[LAU] Subject: Albums under a label recorded and/or mixed with Linux
ken at restivo.org
Fri Sep 24 07:35:22 UTC 2010
On Thu, Sep 23, 2010 at 07:43:32AM +0200, Philipp ??berbacher wrote:
> Excerpts from shanerich's message of 2010-09-23 02:18:52 +0200:
> > >Hi all,
> > >just for curiosity
> > >how many albums (if any) *under a record label*
> > >have been recorded and/or mixed with Linux?
> > A little OT, but anyhow:
> > As somebody who has been doing the "major label dance" for the last 6
> > months, I have found the following:
> > Major Label Representative: Run a freaking mile. They realise that if
> > you're a linux user, you have a brain and can see through their crap.
> > If they don't run, you find they have to "remix" on protools, even if
> > the end result is the same or worse, they claim it's better.*
> > Major Label Engineer: Show them a copy of Ardour and they are
> > immediately comfortable. Show them Jamin and they ask if it runs on
> > Windows. Engineers are practical people, even the corporate ones. Does
> > it work? Great!
> > So I suspect the answer to your question would be both "close to zero"
> > (Linux distro) and "quite a lot" (Linux embedded), as Paul pointed out.
> > *For the record, last engineer sneakily loaded the final two-track, ran
> > it through the console and bussed it direct to the master outs, whilst
> > pretending to twiddle by sweeping through the mids before returning it
> > to zero, and throwing the faders around on the non-bussed tracks,
> > making A&R guy happy. Lots of "oohs" and "aahs" and "Eso!" ("That's
> > It!"). Idiota.
> > That's South America, and generally very Linux friendly here, I suspect
> > the "developed world" would be a nightmare.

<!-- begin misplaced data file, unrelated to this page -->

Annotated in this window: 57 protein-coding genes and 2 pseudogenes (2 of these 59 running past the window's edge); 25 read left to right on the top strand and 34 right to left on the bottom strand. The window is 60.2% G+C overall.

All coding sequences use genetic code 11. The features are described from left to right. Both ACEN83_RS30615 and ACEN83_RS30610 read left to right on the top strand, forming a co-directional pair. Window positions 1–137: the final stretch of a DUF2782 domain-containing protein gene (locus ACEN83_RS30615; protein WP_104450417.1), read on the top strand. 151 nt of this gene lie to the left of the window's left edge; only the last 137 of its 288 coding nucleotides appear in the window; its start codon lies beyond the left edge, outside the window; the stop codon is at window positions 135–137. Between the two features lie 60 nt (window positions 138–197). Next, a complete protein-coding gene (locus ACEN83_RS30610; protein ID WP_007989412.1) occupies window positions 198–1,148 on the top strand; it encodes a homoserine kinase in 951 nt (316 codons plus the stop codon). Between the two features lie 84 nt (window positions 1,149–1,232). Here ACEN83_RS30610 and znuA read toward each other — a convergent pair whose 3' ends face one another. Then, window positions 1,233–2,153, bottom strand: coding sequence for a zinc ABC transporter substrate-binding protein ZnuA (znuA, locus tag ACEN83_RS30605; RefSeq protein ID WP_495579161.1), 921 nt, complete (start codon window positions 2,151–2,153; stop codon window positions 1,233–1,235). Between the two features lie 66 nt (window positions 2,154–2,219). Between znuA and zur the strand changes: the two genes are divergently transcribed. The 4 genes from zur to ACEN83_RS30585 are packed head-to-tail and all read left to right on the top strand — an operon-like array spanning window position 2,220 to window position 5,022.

> > - shane
> "The magic of the console" I guess..
> It's hard to believe that this kind of crap actually happens. Do they
> think it has to be 'recorded' with 'industry standard' gear or is there
> another reason? ("We remixed it, so we have rights on it.")
> My guess is that in the 'developed' world they might know less about
> Linux, but I'm not sure the reaction would be better.
Funny, Jamin got my ProTools-using friend totally excited too.
I guess they're used to eye candy over there in closed software land. Hell, I liked Jamin too until Fons hipped me to the fact that it's a vocoder.
As for theater and bullshit with the faders, well, that's what a lot of DJ's do for a living. They play records from Ableton, and pretend to be affecting the sound. Also, a lot of musicians too. I remember Keith Emerson's modular Moog had a series of lamps (this was before LEDs) arranged in a pattern of a waveform, and triggered off of the analog sequencer. The lights would blink to make it look like some kind of oscilloscope-type thing. His engineer labelled it "Fake TV" in the system diagram. When I asked him about that useless bit of pantomime, he very calmly and professionally explained, "That's for the visual component of the show".
So, whatever, the engineer got paid to flip some faders that weren't connected to anything. Could be worse, could be this:
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